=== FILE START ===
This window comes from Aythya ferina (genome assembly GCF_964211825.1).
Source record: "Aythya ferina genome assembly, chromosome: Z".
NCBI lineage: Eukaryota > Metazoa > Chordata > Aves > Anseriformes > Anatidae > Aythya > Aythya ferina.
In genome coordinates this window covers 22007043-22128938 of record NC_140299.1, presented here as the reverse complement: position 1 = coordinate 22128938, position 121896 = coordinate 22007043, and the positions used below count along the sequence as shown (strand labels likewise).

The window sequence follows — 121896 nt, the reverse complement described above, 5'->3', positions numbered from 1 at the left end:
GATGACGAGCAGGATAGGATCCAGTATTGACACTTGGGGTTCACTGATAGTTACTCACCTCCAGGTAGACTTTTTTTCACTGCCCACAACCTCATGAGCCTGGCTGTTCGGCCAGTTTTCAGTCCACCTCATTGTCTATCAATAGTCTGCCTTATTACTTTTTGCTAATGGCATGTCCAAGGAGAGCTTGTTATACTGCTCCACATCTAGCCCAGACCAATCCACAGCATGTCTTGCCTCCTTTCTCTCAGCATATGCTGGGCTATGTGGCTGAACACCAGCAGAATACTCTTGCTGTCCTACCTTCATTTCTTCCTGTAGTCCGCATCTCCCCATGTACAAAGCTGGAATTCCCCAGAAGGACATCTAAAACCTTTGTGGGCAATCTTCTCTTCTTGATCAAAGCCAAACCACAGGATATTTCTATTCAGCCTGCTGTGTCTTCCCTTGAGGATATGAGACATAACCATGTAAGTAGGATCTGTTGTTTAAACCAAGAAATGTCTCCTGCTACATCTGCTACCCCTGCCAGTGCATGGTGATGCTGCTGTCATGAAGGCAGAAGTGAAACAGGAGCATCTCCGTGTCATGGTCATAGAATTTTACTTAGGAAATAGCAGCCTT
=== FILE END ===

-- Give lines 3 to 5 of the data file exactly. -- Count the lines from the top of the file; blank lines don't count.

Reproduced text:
NCBI lineage: Eukaryota > Metazoa > Chordata > Aves > Anseriformes > Anatidae > Aythya > Aythya ferina.
In genome coordinates this window covers 22007043-22128938 of record NC_140299.1, presented here as the reverse complement: position 1 = coordinate 22128938, position 121896 = coordinate 22007043, and the positions used below count along the sequence as shown (strand labels likewise).

The window sequence follows — 121896 nt, the reverse complement described above, 5'->3', positions numbered from 1 at the left end: